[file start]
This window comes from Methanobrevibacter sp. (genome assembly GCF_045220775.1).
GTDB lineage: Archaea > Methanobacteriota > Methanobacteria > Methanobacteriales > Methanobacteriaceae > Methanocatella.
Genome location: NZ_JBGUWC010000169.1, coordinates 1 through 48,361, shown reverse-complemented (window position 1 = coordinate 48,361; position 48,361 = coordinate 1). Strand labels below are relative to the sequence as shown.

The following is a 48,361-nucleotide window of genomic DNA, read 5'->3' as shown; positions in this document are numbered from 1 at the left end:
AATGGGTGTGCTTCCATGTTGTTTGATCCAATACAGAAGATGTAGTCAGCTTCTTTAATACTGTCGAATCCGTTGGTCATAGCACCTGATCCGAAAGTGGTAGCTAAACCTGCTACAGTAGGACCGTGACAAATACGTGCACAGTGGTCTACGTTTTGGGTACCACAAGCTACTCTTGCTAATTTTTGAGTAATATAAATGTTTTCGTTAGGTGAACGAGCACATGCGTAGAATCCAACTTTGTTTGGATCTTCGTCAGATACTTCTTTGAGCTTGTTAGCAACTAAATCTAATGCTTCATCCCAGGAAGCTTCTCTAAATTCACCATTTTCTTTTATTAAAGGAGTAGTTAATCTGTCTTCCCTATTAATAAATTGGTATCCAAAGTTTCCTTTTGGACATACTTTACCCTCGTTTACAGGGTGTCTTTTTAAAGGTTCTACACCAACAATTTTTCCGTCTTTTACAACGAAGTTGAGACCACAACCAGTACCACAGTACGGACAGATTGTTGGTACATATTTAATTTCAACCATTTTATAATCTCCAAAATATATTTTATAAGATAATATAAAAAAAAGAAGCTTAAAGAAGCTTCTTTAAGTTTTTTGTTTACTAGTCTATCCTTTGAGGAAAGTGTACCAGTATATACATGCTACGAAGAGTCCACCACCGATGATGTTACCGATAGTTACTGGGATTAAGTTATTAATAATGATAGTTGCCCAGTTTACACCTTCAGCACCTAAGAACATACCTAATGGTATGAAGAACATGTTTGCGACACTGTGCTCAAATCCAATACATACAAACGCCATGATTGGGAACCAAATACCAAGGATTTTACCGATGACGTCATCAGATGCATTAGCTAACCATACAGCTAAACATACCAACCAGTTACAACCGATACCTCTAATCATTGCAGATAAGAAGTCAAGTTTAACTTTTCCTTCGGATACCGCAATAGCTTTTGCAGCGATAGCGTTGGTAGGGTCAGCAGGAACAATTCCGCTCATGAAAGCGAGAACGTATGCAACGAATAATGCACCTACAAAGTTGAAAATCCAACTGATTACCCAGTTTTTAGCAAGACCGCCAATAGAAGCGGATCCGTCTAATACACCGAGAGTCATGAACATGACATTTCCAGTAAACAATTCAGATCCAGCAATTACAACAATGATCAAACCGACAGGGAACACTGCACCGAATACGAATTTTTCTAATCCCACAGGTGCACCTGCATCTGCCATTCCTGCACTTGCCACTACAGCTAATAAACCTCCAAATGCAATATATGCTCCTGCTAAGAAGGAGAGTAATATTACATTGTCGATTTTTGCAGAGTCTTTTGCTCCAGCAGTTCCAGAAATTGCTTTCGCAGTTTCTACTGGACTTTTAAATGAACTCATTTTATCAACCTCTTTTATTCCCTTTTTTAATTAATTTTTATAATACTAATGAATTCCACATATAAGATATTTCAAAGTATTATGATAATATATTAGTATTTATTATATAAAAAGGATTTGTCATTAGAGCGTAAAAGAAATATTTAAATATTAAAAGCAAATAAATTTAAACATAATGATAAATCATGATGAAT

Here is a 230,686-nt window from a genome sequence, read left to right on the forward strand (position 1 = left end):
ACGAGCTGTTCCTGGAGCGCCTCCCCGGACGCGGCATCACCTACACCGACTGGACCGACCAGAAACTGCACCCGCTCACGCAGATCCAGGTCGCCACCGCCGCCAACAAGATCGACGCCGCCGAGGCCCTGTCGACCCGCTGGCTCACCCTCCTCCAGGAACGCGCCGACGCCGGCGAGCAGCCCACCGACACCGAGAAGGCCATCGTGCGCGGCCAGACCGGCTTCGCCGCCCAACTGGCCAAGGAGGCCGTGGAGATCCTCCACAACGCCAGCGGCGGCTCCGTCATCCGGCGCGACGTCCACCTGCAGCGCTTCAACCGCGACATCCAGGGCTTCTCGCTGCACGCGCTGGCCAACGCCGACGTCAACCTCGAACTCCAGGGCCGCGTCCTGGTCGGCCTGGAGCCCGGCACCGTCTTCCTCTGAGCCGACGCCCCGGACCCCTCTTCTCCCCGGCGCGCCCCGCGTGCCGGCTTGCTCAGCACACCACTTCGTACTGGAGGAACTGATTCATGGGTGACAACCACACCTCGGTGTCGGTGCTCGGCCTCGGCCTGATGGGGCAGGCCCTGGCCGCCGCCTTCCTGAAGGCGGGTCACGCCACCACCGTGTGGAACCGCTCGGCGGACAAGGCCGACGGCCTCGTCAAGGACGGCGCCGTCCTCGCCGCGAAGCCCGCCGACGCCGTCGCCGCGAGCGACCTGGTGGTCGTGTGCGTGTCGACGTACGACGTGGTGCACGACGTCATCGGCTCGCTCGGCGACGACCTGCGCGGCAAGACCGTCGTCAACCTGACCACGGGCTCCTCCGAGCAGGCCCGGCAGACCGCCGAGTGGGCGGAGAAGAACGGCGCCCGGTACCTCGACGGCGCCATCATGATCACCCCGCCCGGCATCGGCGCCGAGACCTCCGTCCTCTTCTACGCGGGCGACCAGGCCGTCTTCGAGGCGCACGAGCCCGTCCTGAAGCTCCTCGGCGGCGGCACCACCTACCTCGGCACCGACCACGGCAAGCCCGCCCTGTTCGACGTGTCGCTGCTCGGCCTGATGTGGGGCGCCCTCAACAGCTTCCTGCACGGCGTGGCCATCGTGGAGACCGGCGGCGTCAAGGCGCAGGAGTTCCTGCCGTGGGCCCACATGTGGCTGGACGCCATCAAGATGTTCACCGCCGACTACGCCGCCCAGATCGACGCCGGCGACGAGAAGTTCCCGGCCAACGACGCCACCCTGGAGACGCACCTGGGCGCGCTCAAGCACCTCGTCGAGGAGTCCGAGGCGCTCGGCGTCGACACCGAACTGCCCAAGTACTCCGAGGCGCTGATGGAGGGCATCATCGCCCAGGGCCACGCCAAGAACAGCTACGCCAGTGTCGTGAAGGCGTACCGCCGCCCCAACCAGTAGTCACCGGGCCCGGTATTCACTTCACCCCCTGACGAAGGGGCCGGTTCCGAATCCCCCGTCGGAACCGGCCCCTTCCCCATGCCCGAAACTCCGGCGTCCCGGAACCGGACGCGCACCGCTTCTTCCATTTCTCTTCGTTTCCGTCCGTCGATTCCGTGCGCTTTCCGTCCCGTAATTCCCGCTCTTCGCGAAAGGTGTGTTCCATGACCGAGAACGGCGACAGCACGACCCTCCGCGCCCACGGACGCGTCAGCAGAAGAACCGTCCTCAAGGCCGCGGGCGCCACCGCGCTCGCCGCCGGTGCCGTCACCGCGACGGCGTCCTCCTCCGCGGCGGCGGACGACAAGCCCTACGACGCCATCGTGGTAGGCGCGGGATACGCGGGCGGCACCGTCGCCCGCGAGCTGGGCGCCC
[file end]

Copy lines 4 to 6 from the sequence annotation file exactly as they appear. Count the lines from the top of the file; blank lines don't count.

The following is a 48,361-nucleotide window of genomic DNA, read 5'->3' as shown; positions in this document are numbered from 1 at the left end:
AATGGGTGTGCTTCCATGTTGTTTGATCCAATACAGAAGATGTAGTCAGCTTCTTTAATACTGTCGAATCCGTTGGTCATAGCACCTGATCCGAAAGTGGTAGCTAAACCTGCTACAGTAGGACCGTGACAAATACGTGCACAGTGGTCTACGTTTTGGGTACCACAAGCTACTCTTGCTAATTTTTGAGTAATATAAATGTTTTCGTTAGGTGAACGAGCACATGCGTAGAATCCAACTTTGTTTGGATCTTCGTCAGATACTTCTTTGAGCTTGTTAGCAACTAAATCTAATGCTTCATCCCAGGAAGCTTCTCTAAATTCACCATTTTCTTTTATTAAAGGAGTAGTTAATCTGTCTTCCCTATTAATAAATTGGTATCCAAAGTTTCCTTTTGGACATACTTTACCCTCGTTTACAGGGTGTCTTTTTAAAGGTTCTACACCAACAATTTTTCCGTCTTTTACAACGAAGTTGAGACCACAACCAGTACCACAGTACGGACAGATTGTTGGTACATATTTAATTTCAACCATTTTATAATCTCCAAAATATATTTTATAAGATAATATAAAAAAAAGAAGCTTAAAGAAGCTTCTTTAAGTTTTTTGTTTACTAGTCTATCCTTTGAGGAAAGTGTACCAGTATATACATGCTACGAAGAGTCCACCACCGATGATGTTACCGATAGTTACTGGGATTAAGTTATTAATAATGATAGTTGCCCAGTTTACACCTTCAGCACCTAAGAACATACCTAATGGTATGAAGAACATGTTTGCGACACTGTGCTCAAATCCAATACATACAAACGCCATGATTGGGAACCAAATACCAAGGATTTTACCGATGACGTCATCAGATGCATTAGCTAACCATACAGCTAAACATACCAACCAGTTACAACCGATACCTCTAATCATTGCAGATAAGAAGTCAAGTTTAACTTTTCCTTCGGATACCGCAATAGCTTTTGCAGCGATAGCGTTGGTAGGGTCAGCAGGAACAATTCCGCTCATGAAAGCGAGAACGTATGCAACGAATAATGCACCTACAAAGTTGAAAATCCAACTGATTACCCAGTTTTTAGCAAGACCGCCAATAGAAGCGGATCCGTCTAATACACCGAGAGTCATGAACATGACATTTCCAGTAAACAATTCAGATCCAGCAATTACAACAATGATCAAACCGACAGGGAACACTGCACCGAATACGAATTTTTCTAATCCCACAGGTGCACCTGCATCTGCCATTCCTGCACTTGCCACTACAGCTAATAAACCTCCAAATGCAATATATGCTCCTGCTAAGAAGGAGAGTAATATTACATTGTCGATTTTTGCAGAGTCTTTTGCTCCAGCAGTTCCAGAAATTGCTTTCGCAGTTTCTACTGGACTTTTAAATGAACTCATTTTATCAACCTCTTTTATTCCCTTTTTTAATTAATTTTTATAATACTAATGAATTCCACATATAAGATATTTCAAAGTATTATGATAATATATTAGTATTTATTATATAAAAAGGATTTGTCATTAGAGCGTAAAAGAAATATTTAAATATTAAAAGCAAATAAATTTAAACATAATGATAAATCATGATGAAT

Here is a 230,686-nt window from a genome sequence, read left to right on the forward strand (position 1 = left end):